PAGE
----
p->id = iType;
      }
      break;
    }
    case SQLITE_MUTEX_FAST: {
      p = sqlite3MallocZero( sizeof(*p) );
      if( p ){
        p->id = iType;
        pthread_mutex_init(&p->mutex, 0);
      }
      break;
    }
    default: {
      assert( iType-2 >= 0 );
      assert( iType-2 < sizeof(staticMutexes)/sizeof(staticMutexes[0]) );
      p = &staticMutexes[iType-2];
      p->id = iType;
      break;
    }
  }
  return p;
}


/*
** This routine deallocates a previously
** allocated mutex.  SQLite is careful to deallocate every
** mutex that it allocates.
*/
void sqlite3_mutex_free(sqlite3_mutex *p){
  assert( p );
  assert( p->nRef==0 );
  assert( p->id==SQLITE_MUTEX_FAST || p->id==SQLITE_MUTEX_RECURSIVE );
  pthread_mutex_destroy(&p->mutex);
  sqlite3_free(p);
}

/*
** The sqlite3_mutex_enter() and sqlite3_mutex_try() routines attempt
** to enter a mutex.  If another thread is already within the mutex,
** sqlite3_mutex_enter() will block and sqlite3_mutex_try() will return
** SQLITE_BUSY.  The sqlite3_mutex_try() interface returns SQLITE_OK
** upon successful entry.  Mutexes created using SQLITE_MUTEX_RECURSIVE can
** be entered multiple times by the same thread.  In such cases the,
** mutex must be exited an equal number of times before another thread
** can enter.  If the same thread tries to enter any other kind of mutex
** more than once, the behavior is undefined.
*/
void sqlite3_mutex_enter(sqlite3_mutex *p){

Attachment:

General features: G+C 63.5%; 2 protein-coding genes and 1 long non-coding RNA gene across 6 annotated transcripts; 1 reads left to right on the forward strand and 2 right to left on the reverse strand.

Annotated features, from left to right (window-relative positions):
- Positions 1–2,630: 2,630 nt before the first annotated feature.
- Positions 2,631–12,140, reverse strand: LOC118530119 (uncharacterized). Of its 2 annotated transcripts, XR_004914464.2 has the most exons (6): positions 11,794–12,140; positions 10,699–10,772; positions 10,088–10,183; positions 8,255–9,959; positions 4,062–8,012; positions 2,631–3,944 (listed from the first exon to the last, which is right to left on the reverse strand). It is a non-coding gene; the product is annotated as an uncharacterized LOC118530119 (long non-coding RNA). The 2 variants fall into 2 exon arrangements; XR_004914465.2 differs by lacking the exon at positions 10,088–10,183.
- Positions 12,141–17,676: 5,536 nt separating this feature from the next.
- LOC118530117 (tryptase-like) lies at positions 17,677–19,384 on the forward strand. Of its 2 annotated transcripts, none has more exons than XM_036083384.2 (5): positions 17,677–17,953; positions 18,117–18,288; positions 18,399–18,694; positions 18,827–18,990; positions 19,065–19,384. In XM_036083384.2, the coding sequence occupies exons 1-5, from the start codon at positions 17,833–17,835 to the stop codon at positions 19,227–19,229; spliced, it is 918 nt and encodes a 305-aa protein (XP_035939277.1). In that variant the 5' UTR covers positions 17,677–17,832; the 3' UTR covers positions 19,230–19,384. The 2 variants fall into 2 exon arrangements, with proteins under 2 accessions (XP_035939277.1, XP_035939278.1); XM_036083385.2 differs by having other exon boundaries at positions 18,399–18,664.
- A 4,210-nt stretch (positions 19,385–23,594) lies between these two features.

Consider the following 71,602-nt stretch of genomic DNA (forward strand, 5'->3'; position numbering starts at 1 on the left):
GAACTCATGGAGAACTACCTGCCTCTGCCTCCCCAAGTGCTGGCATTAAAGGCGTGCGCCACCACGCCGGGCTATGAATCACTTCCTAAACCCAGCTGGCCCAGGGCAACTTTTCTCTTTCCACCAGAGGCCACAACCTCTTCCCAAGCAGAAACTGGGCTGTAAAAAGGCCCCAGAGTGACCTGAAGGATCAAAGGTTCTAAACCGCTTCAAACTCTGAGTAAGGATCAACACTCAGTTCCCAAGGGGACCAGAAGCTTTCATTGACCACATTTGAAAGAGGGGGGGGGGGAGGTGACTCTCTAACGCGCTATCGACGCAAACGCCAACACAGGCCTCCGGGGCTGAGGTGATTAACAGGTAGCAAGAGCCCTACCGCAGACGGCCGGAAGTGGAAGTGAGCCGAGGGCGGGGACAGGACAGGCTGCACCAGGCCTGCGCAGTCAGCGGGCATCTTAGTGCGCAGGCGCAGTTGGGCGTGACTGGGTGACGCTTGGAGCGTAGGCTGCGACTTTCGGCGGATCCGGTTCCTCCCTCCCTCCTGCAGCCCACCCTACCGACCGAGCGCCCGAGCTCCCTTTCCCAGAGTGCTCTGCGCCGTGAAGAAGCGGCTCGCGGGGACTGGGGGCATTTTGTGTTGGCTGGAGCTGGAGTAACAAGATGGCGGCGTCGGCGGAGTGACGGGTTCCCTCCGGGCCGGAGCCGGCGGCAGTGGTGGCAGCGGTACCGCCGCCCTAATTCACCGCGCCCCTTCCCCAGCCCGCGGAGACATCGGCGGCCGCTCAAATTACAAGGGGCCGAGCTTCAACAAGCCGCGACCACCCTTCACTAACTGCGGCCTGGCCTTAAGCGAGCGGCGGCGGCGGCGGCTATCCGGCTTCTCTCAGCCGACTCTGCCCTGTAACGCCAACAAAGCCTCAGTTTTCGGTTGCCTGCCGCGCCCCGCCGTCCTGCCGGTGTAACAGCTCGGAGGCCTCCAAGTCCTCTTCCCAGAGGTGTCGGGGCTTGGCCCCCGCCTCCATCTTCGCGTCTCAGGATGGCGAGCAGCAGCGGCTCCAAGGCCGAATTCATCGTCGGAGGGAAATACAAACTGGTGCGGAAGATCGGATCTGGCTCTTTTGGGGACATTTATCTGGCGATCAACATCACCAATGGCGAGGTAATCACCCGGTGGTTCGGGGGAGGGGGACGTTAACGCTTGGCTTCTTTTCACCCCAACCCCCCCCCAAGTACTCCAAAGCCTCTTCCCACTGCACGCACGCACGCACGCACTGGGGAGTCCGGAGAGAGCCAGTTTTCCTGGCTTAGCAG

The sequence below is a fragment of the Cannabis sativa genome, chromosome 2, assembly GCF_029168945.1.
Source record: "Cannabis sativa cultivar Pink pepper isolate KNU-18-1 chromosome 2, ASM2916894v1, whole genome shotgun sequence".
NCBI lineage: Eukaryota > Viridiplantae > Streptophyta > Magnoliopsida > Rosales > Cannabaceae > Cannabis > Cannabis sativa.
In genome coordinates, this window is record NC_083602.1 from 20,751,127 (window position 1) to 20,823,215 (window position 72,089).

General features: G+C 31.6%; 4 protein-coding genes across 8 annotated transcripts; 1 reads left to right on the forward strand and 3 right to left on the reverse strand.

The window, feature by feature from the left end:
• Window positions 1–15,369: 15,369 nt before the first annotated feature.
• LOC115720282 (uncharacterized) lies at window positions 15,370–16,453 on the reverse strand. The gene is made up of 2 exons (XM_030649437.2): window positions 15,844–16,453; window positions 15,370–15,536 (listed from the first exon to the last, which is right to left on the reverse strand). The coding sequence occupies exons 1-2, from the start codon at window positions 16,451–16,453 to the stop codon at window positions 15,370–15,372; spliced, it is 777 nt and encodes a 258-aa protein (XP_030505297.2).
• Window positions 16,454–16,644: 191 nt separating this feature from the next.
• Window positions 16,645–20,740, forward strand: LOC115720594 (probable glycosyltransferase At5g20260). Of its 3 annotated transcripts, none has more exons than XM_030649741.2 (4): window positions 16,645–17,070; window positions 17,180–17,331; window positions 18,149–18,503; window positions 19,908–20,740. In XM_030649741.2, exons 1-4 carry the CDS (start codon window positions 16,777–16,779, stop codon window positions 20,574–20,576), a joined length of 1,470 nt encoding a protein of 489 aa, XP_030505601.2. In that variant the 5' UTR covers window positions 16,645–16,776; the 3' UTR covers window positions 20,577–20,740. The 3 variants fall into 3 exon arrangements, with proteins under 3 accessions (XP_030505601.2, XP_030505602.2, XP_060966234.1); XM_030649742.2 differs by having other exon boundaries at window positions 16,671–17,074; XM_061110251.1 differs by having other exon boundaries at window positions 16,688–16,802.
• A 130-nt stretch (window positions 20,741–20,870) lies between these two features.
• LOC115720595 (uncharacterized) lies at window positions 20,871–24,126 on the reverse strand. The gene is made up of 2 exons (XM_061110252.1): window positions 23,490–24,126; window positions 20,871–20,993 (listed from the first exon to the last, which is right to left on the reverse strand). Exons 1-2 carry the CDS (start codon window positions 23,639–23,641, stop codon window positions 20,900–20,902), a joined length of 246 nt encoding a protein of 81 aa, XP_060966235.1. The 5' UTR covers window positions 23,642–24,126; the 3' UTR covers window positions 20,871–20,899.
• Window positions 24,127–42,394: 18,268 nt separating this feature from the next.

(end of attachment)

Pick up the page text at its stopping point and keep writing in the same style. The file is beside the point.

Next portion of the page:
assert( p );
  assert( p->id==SQLITE_MUTEX_RECURSIVE || sqlite3_mutex_notheld(p) );
  pthread_mutex_lock(&p->mutex);
  p->owner = pthread_self();
  p->nRef++;
#ifdef SQLITE_DEBUG
  if( p->trace ){
    printf("enter mutex %p (%d) with nRef=%d\n", p, p->trace, p->nRef);
  }
#endif
}
int sqlite3_mutex_try(sqlite3_mutex *p){
  int rc;
  assert( p );
  assert( p->id==SQLITE_MUTEX_RECURSIVE || sqlite3_mutex_notheld(p) );
  if( pthread_mutex_trylock(&p->mutex)==0 ){
    p->owner = pthread_self();
    p->nRef++;
    rc = SQLITE_OK;
#ifdef SQLITE_DEBUG
    if( p->trace ){
      printf("enter mutex %p (%d) with nRef=%d\n", p, p->trace, p->nRef);
    }
#endif
  }else{
    rc = SQLITE_BUSY;
  }
  return rc;
}

/*
** The sqlite3_mutex_leave() routine exits a mutex that was
** previously entered by the same thread.  The behavior
** is undefined if the mutex is not currently entered or
** is not currently allocated.  SQLite will never do either.
*/
void sqlite3_mutex_leave(sqlite3_mutex *p){
  assert( p );
  assert( sqlite3_mutex_held(p) );
  p->nRef--;
  assert( p->nRef==0 || p->id==SQLITE_MUTEX_RECURSIVE );
#ifdef SQLITE_DEBUG
  if( p->trace ){
    printf("leave mutex %p (%d) with nRef=%d\n", p, p->trace, p->nRef);
  }
#endif
  pthread_mutex_unlock(&p->mutex);
}

/*
** The sqlite3_mutex_held() and sqlite3_mutex_notheld() routine are
** intended for use only inside assert() statements.  On some platforms,
** there might be race conditions that can cause these routines to
** deliver incorrect results.  In particular, if pthread_equal() is
** not an atomic operation, then these routines might delivery
** incorrect results.  On most platforms, pthread_equal() is a 
** comparison of two integers and is therefore atomic.  But we are
** told that HPUX is not such a platform.  If so, then these routines
** will not always work correctly on HPUX.
**
** On those platforms where pthread_equal() is not atomic, SQLite
** should be compiled without -DSQLITE_DEBUG and with -DNDEBUG to
** make sure no assert() statements are evaluated and hence these
** routines are never called.
*/
#ifndef NDEBUG
int sqlite3_mutex_held(sqlite3_mutex *p){
  return p==0 || (p->nRef!=0 && pthread_equal(p->owner, pthread_self()));
}
int sqlite3_mutex_notheld(sqlite3_mutex *p){
  return p==0 || p->nRef==0 || pthread_equal(p->owner, pthread_self())==0;
}
#endif
#endif /* SQLITE_MUTEX_PTHREAD */